Realme 8i Review – Reclaiming the Throne

If you are a frequent viewer of MobileTechTalk, you will know I have reviewed a couple of Realme phones up until now. In my eyes, Realme have a brilliant track record for making amazing budget phones and getting the most value out of a device for the price tag. When I reviewed the Realme 6i back in 2020, I wasn’t a huge fan of the device, because the display was horrible and was nigh-on unusable and ruined the whole experience. Realme have now come back with another ‘i’ device, attempting to change the perception of the ‘i’ from ‘inconsistent,’ to ‘impeccable,’ and boy did they do that. Let’s get into it.

Realme 8i
  • Interstellar Hardware
  • Gorgeous Display
  • Enduring Battery Life
  • Great Gaming Performance
  • Underwhelming Camera System
  • Major Stuttering in Certain Scenarios

Buy on Amazon – £230


This device was sent by Realme, free of charge, in exchange for a full and fair review.

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Spec Sheet

  • Release Date: September 2021
  • Display Size: 6.6″ IPS @ 1080 x 2412 – Up to 120Hz Refresh Rate
  • CPU: Helio G96
  • GPU: Mali-G57
  • Memory: 64/128 GB (SD Card Slot Included)
  • Camera: 50MP Wide, 2MP Macro, 2MP Depth
  • Selfie Camera: 16MP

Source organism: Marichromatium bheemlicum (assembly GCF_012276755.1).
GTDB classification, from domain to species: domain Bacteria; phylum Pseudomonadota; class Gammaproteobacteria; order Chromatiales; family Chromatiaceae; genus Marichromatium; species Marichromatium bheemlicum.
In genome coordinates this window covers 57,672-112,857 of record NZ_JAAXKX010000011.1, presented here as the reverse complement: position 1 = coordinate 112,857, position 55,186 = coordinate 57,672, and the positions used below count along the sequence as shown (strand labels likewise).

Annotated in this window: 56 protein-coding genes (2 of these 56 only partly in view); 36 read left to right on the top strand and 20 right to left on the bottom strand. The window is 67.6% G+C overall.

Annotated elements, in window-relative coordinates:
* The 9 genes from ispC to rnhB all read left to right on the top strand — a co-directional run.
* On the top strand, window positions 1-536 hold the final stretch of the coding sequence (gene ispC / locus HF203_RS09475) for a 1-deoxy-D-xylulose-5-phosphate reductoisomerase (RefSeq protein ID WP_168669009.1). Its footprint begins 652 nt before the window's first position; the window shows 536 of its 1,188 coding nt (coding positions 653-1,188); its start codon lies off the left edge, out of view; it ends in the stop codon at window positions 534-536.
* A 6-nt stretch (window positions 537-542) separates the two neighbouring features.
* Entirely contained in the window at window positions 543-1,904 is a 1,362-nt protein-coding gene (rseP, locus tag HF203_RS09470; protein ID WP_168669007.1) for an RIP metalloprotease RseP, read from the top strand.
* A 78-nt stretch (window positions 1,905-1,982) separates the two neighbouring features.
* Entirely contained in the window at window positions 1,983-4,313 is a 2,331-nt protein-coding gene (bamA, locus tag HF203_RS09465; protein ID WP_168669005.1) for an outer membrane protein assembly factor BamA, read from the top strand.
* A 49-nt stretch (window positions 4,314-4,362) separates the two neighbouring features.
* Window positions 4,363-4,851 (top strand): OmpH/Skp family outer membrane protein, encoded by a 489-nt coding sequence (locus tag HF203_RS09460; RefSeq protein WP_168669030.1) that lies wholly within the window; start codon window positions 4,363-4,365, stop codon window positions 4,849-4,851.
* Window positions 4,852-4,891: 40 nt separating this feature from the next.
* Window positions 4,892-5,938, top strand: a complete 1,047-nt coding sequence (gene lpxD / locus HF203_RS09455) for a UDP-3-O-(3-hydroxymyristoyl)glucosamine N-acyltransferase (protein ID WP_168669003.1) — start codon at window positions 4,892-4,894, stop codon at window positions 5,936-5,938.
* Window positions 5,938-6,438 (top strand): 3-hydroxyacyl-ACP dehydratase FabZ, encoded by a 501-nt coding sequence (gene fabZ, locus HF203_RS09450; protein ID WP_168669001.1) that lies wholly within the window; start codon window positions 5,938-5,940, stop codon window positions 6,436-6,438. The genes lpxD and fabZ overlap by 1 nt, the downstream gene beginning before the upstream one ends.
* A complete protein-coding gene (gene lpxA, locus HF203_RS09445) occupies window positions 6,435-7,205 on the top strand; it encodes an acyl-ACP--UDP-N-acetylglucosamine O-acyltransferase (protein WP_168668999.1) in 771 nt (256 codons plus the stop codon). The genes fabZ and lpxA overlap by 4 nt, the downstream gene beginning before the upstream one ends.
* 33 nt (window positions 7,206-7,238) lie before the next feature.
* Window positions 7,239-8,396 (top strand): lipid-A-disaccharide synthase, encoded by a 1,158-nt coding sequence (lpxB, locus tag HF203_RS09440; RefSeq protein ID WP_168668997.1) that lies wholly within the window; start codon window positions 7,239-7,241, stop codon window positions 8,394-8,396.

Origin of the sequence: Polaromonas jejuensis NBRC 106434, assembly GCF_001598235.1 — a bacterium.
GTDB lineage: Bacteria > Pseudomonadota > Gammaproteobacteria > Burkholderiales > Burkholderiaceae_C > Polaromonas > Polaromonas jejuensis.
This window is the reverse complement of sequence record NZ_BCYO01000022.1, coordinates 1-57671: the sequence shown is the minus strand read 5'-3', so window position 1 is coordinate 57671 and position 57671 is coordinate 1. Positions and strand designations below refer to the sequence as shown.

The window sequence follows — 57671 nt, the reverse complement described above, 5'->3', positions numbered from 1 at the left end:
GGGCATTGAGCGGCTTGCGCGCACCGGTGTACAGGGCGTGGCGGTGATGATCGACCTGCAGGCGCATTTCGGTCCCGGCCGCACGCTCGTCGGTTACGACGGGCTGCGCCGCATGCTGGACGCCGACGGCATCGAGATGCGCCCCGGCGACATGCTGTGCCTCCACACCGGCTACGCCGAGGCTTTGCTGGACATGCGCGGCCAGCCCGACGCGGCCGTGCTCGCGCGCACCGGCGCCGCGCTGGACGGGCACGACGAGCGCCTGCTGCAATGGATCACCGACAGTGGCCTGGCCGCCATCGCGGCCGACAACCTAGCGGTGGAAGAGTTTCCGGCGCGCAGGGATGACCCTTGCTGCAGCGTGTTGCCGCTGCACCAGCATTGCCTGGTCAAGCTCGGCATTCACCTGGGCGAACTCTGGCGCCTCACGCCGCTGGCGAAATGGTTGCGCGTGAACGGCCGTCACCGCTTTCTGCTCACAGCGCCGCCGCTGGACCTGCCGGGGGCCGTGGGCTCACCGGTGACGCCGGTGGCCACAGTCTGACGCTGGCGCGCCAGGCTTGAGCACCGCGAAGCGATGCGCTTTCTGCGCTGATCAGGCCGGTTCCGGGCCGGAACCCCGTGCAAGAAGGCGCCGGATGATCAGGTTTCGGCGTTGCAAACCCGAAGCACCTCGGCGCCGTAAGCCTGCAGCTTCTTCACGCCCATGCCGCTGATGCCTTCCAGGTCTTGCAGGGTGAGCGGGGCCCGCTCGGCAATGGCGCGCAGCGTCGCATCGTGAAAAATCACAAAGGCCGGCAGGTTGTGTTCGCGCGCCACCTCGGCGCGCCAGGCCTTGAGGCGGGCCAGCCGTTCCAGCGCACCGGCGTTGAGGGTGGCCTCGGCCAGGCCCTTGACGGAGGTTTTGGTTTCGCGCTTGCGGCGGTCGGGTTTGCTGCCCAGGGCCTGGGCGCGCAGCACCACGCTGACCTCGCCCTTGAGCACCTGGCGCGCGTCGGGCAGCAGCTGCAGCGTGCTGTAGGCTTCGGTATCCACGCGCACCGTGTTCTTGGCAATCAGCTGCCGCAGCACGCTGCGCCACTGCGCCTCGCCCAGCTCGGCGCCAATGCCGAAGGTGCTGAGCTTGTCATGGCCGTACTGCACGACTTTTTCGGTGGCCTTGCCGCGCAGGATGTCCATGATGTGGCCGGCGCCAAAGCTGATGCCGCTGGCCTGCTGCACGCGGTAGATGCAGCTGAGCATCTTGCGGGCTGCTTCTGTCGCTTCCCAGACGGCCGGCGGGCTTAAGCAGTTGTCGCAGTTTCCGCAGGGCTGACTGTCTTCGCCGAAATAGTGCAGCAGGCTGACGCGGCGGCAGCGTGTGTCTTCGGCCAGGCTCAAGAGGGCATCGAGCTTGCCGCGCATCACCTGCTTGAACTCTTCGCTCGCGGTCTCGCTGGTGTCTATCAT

• Battery: 5000mAh
  • Software: Android 11 Realme UI 2.0
  • Dimensions: 164.1 x 75.5 x 8.5 mm
  • Weight: 195g
  • Charging: Fast Charging 18W
  • Colours: Space Black, Space Purple


The one thing I always adore consistently when it comes to any Realme device I have had my hands on in the past is the design of the hardware. Each time, Realme always think of different unique ways to make the device ‘pop’. The Realme 6i has a striped green look, the Realme 7 has a two-tone gradient effect and now the 8i has a distorted Intergalactic look, aptly named either Space Black or Space Purple. My review unit is the Space Purple, there’s no other word to put it than ‘awe-inspiring’ in my opinion. I appreciate not a lot of people will like the Purple colour with the amount of sheen it gives off, but it’s something Realme do every year now, it’s the most exciting part of the reveal of the device is asking the question to yourself ‘How will Realme make this device look even more unique?’.


Much like the Realme 7, the gradient effect returns this year-round but instead of going from left to right, it’s now from top to bottom; starting with a light Purple, gradually doing to a darker purple colour nearer the bottom. What I love about the look of this device is that it just screams Realme. No other company can make a device have its unique identifier and you know instantaneously which company made it without even a second thought. Again, Realme has knocked it out of the park with the look and feel of the device.

Speaking of look, the hardware is fairly insignificant with a standard plastic back, and a small glass enclave where the camera sensors are, the sides are also plastic. Moving to the front, it is protected by a Gorilla Glass 5 Display at a whopping 6.6 inches and a 90.8% screen-to-body ratio.


In terms of buttons, switches and ports – it’s a pretty standard affair like most smartphones nowadays, at the bottom there is a USB Type-C Port, with a single speaker residing just next to it. The right-hand side is a fairly substantial power button with an in-built fingerprint sensor. On the left, there are 2 clicky volume buttons, and just above that is the SIM/SD Card Port. This device supports up to 2 SIM cards.